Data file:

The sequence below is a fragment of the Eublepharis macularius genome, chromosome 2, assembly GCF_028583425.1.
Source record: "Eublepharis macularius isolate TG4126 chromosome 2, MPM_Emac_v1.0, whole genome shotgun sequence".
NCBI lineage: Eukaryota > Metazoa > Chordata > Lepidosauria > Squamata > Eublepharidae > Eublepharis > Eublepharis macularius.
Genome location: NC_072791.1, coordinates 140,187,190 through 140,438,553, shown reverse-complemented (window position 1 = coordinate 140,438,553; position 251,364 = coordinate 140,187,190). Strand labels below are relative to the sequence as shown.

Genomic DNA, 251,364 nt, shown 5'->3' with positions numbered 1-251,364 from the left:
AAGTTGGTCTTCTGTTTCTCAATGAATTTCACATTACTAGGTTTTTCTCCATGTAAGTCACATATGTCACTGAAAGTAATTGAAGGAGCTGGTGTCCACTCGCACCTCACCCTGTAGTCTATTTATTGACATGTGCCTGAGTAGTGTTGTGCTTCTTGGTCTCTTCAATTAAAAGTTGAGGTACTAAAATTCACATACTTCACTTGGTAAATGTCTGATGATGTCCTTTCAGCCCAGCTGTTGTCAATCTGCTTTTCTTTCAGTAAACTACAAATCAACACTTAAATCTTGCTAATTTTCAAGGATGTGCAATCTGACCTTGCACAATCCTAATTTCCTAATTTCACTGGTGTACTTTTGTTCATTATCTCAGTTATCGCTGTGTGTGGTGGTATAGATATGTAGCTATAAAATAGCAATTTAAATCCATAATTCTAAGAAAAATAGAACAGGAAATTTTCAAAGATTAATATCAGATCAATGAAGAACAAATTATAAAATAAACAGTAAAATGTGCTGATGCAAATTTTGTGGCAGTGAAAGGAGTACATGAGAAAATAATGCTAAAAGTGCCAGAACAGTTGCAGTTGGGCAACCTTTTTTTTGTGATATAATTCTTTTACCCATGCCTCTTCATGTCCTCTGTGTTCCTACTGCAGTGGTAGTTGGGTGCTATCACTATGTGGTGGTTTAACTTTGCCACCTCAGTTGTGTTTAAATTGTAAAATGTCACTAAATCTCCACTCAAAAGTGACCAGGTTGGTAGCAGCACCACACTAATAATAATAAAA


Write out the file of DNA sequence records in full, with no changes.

The sequence below is a fragment of the Eublepharis macularius genome, chromosome 2, assembly GCF_028583425.1.
Source record: "Eublepharis macularius isolate TG4126 chromosome 2, MPM_Emac_v1.0, whole genome shotgun sequence".
NCBI lineage: Eukaryota > Metazoa > Chordata > Lepidosauria > Squamata > Eublepharidae > Eublepharis > Eublepharis macularius.
Genome location: NC_072791.1, coordinates 140,187,190 through 140,438,553, shown reverse-complemented (window position 1 = coordinate 140,438,553; position 251,364 = coordinate 140,187,190). Strand labels below are relative to the sequence as shown.

Genomic DNA, 251,364 nt, shown 5'->3' with positions numbered 1-251,364 from the left:
AAGTTGGTCTTCTGTTTCTCAATGAATTTCACATTACTAGGTTTTTCTCCATGTAAGTCACATATGTCACTGAAAGTAATTGAAGGAGCTGGTGTCCACTCGCACCTCACCCTGTAGTCTATTTATTGACATGTGCCTGAGTAGTGTTGTGCTTCTTGGTCTCTTCAATTAAAAGTTGAGGTACTAAAATTCACATACTTCACTTGGTAAATGTCTGATGATGTCCTTTCAGCCCAGCTGTTGTCAATCTGCTTTTCTTTCAGTAAACTACAAATCAACACTTAAATCTTGCTAATTTTCAAGGATGTGCAATCTGACCTTGCACAATCCTAATTTCCTAATTTCACTGGTGTACTTTTGTTCATTATCTCAGTTATCGCTGTGTGTGGTGGTATAGATATGTAGCTATAAAATAGCAATTTAAATCCATAATTCTAAGAAAAATAGAACAGGAAATTTTCAAAGATTAATATCAGATCAATGAAGAACAAATTATAAAATAAACAGTAAAATGTGCTGATGCAAATTTTGTGGCAGTGAAAGGAGTACATGAGAAAATAATGCTAAAAGTGCCAGAACAGTTGCAGTTGGGCAACCTTTTTTTTGTGATATAATTCTTTTACCCATGCCTCTTCATGTCCTCTGTGTTCCTACTGCAGTGGTAGTTGGGTGCTATCACTATGTGGTGGTTTAACTTTGCCACCTCAGTTGTGTTTAAATTGTAAAATGTCACTAAATCTCCACTCAAAAGTGACCAGGTTGGTAGCAGCACCACACTAATAATAATAAAA